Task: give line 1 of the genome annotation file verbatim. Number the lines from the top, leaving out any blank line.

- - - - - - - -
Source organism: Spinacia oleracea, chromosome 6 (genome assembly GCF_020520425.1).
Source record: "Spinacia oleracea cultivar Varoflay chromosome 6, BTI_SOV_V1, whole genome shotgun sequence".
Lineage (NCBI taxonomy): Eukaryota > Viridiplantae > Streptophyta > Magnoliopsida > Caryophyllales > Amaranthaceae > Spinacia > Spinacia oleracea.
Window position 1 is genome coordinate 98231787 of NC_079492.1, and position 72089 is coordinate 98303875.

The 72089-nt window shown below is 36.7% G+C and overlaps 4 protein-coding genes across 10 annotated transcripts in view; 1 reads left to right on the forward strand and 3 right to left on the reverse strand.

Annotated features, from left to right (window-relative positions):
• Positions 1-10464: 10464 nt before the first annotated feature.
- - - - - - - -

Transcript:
Source organism: Spinacia oleracea, chromosome 6 (genome assembly GCF_020520425.1).